Many of Jensen’s flatware designs were inspired by natural forms: flowers that resemble lilies trace handles, entwined fish form handles of fish-serving implements, a blossom with berries forms the ends of serving spoons, and leaves are engraved on a vegetable serving set.
During his career, Georg Jensen designed thirteen flatware patterns; eight have names and five have only numbers. The include: Klokke (Bell), Antik (Continental), Liljekonval (Lily of the Valley), Kugle (Beaded), Rope (Pearl), Akkeleje (no translation in English), Magnolie (Blossom), and Nordiske (Viking). Twelve other designers also created nineteen flatware patterns for the Jensen company between 1912 and 1981. The Acorn pattern, designed by Johan Rohde and introduced in 1916, is probably the best known and most popular of all Jensen flatware patterns. (This and several others of the original 33 sterling silver flatware patterns continue in production today.) The flatware patterns were given American names when the sales expanded to the United States. Sometimes, patterns were given other names that related to the country where the flatware was sold. For example, in England, the Nordic pattern was referred to as Hamlet.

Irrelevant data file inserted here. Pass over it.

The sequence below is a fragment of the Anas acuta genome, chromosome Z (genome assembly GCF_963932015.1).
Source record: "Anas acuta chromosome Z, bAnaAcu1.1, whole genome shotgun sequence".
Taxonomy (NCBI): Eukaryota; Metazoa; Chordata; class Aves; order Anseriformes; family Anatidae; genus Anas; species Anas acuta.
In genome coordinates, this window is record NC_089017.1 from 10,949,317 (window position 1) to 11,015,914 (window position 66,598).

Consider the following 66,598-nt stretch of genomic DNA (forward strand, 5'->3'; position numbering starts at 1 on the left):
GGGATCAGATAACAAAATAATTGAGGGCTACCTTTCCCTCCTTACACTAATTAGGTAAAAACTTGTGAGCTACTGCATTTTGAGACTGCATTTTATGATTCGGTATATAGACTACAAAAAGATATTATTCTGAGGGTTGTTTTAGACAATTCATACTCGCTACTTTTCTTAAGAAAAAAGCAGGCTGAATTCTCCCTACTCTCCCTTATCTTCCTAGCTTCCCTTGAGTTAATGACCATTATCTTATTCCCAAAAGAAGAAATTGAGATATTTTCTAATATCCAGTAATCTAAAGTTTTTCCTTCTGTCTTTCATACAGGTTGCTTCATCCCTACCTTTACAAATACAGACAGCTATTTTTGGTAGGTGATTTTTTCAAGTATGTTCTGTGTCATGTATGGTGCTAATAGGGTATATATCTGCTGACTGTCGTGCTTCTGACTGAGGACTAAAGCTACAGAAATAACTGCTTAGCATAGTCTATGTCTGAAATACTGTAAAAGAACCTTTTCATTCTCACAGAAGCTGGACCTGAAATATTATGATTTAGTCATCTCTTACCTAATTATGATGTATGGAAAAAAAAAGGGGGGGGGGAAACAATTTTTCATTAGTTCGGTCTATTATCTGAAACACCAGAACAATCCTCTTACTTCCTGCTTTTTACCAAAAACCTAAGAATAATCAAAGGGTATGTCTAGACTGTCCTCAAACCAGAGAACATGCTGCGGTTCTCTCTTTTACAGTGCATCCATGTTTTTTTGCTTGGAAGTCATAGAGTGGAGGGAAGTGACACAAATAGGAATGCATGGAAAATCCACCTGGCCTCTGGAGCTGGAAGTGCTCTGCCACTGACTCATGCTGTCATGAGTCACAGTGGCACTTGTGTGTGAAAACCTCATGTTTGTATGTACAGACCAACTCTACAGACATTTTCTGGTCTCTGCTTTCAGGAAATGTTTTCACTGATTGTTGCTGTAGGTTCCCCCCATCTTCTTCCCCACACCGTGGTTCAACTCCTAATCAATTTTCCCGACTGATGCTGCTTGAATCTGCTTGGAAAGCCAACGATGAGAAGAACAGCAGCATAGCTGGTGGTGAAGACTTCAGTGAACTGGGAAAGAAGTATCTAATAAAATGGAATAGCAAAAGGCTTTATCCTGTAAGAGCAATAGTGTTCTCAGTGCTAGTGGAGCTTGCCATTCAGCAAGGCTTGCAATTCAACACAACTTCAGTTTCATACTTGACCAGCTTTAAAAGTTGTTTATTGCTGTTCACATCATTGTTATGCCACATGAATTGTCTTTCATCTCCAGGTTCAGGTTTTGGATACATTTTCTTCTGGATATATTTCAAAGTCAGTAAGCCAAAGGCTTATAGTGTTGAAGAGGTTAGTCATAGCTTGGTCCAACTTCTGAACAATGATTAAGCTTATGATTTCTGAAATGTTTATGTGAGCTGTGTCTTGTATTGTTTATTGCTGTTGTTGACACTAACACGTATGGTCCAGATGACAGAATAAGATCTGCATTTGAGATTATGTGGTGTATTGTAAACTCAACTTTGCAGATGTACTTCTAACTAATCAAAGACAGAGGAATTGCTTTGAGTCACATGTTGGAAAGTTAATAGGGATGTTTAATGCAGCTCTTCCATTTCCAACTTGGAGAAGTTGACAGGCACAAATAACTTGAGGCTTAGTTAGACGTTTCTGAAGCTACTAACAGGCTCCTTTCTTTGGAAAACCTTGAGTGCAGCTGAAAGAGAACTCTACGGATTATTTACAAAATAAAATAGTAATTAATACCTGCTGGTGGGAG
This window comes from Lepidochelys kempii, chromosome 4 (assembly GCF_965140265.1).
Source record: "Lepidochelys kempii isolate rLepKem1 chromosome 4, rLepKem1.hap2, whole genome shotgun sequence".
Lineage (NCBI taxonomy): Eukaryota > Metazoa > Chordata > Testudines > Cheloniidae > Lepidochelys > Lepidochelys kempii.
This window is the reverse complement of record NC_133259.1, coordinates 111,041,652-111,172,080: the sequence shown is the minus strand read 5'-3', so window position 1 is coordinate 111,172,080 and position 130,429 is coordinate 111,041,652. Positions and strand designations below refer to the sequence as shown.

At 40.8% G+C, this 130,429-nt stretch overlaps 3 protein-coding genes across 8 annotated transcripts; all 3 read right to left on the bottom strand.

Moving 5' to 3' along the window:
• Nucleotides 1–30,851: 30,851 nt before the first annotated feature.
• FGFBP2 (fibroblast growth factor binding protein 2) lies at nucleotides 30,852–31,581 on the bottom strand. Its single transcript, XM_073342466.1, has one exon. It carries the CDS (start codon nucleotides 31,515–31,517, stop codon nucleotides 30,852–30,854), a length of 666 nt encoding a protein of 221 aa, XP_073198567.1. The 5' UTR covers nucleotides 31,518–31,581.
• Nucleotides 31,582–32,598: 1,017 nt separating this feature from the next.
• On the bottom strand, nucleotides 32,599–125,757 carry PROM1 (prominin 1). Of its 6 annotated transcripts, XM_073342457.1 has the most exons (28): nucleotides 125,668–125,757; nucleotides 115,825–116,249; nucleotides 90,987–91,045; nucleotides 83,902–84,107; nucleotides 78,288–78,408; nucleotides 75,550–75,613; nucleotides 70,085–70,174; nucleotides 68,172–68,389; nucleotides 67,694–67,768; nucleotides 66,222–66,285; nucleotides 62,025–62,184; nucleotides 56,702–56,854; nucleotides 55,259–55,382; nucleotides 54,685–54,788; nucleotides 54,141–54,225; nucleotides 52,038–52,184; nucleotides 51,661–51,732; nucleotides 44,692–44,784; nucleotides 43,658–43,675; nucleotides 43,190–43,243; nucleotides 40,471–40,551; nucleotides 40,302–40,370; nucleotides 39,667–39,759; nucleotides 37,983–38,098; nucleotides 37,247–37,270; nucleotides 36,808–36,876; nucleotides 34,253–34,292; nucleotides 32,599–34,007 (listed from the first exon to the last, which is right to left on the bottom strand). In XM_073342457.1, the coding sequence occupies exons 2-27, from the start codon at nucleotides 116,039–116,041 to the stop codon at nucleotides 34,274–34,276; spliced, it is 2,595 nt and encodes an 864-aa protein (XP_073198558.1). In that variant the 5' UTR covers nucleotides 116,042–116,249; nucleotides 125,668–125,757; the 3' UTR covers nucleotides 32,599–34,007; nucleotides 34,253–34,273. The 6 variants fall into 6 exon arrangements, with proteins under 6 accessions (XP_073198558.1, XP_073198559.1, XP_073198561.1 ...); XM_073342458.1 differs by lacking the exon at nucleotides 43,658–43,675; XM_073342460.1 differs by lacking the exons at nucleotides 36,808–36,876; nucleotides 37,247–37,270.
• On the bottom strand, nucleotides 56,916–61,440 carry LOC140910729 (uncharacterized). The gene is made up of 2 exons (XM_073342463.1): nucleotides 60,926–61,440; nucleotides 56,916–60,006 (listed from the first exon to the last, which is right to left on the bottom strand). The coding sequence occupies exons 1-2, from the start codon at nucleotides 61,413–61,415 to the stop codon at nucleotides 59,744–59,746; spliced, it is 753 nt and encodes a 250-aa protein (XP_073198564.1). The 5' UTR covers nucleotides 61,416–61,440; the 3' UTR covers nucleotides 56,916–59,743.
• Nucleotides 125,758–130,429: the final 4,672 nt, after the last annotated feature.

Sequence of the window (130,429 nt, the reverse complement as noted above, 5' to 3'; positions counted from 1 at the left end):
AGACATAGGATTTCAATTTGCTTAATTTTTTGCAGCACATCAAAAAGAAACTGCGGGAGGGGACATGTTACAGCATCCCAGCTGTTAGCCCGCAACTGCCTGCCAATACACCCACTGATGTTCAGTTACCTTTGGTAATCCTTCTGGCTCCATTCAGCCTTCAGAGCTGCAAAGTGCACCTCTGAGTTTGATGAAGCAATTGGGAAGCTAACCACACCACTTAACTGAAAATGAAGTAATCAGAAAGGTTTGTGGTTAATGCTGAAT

- Janet Drucker
Editor's Note: for more information on books by Janet Drucker, visit Schiffer Books online at or Drucker Antiques at